Significant Works of Historical Art and Craftsmanship

Aug 2019
43
Livingston 62° 38′ 27″ S, 60° 22′ 0.98″ W
Vrana Palace (Bulgarian is a former royal palace, on the outskirts of Sofia, the capital of Bulgaria. It is today the official residence of former Tsar Simeon II of Bulgaria and his wife Margarita. While the Royal Palace in the center of Sofia (today the National Art Gallery and the National Ethnographic Museum) served representative purposes and the Euxinograd Palace near Varna was a summer residence, Vrana was the palace where the royal family of Bulgaria spent most of their time. 30073034_1619111538206422_8450055685628818098_o-768x576.jpg
 
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Aug 2019
43
Livingston 62° 38′ 27″ S, 60° 22′ 0.98″ W
The former Prince / Imperial Palace and the current complex of national museums in Sofia is located on Prince Alexander I Square in the center of the capital of Bulgaria. The palace currently houses 2 national museums:
National Art Gallery - in the northwestern part;
National Ethnographic Museum - in the southeast. IMGP3174.jpg
 
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Futurist

Ad Honoris
May 2014
21,022
SoCal
Here is the grave of Samuel Tilden (the Al Gore of his day--he extremely narrowly lost the 1876 US presidential election in spite of winning the popular vote):





And here is Chester Arthur's grave:

 
Feb 2019
774
Pennsylvania, US
Is this painting supported to have a homoerotic component to it?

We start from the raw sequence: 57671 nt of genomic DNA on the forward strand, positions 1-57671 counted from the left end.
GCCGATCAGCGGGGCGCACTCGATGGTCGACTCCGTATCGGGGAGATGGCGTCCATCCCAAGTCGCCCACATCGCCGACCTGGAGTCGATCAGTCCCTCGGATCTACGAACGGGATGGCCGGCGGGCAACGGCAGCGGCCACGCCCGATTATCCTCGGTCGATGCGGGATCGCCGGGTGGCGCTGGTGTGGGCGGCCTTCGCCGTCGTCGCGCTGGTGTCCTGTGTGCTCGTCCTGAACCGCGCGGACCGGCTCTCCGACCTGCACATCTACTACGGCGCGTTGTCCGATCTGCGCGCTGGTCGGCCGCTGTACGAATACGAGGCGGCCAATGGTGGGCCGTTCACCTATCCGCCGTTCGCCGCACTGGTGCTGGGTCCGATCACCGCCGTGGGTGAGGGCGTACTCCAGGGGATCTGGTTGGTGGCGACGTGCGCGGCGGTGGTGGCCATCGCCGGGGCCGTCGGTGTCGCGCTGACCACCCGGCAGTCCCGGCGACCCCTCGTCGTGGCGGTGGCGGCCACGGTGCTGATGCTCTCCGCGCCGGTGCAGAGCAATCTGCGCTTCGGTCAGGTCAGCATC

I think that any sort of suggestiveness about the image is more the outcome of a modern interpretation of what is/is not acceptable for male to male affection/friendship... it seems from stories like that of the intensity of his relationship with Nur Jahan that he would have been heterosexual.

This image is communicating something about the power of an individual over another. Jahangir on the right is shown as the most powerful man - he stands on a lion, is taller and more upright in his posture and seems to dominate this embrace. Shah Abbas, in his posture and lower arm level is here being shown as much less powerful than Jahangir - even the lamb that he stands on appears to have been pushed back out into a smaller area/ uncomfortable position by the lion. The reality is that these men never met - the image is an illustration of a dream. The symbols are there to indicate peaceful brotherhood between the two; but there is also a whole lot of propaganda happening here indicating that Jahangir is the greater man.
 
Likes: Futurist

Futurist

Ad Honoris
May 2014
21,022
SoCal
I think that any sort of suggestiveness about the image is more the outcome of a modern interpretation of what is/is not acceptable for male to male affection/friendship... it seems from stories like that of the intensity of his relationship with Nur Jahan that he would have been heterosexual.

This image is communicating something about the power of an individual over another. Jahangir on the right is shown as the most powerful man - he stands on a lion, is taller and more upright in his posture and seems to dominate this embrace. Shah Abbas, in his posture and lower arm level is here being shown as much less powerful than Jahangir - even the lamb that he stands on appears to have been pushed back out into a smaller area/ uncomfortable position by the lion. The reality is that these men never met - the image is an illustration of a dream. The symbols are there to indicate peaceful brotherhood between the two; but there is also a whole lot of propaganda happening here indicating that Jahangir is the greater man.
That makes sense; thanks for this explanation! :)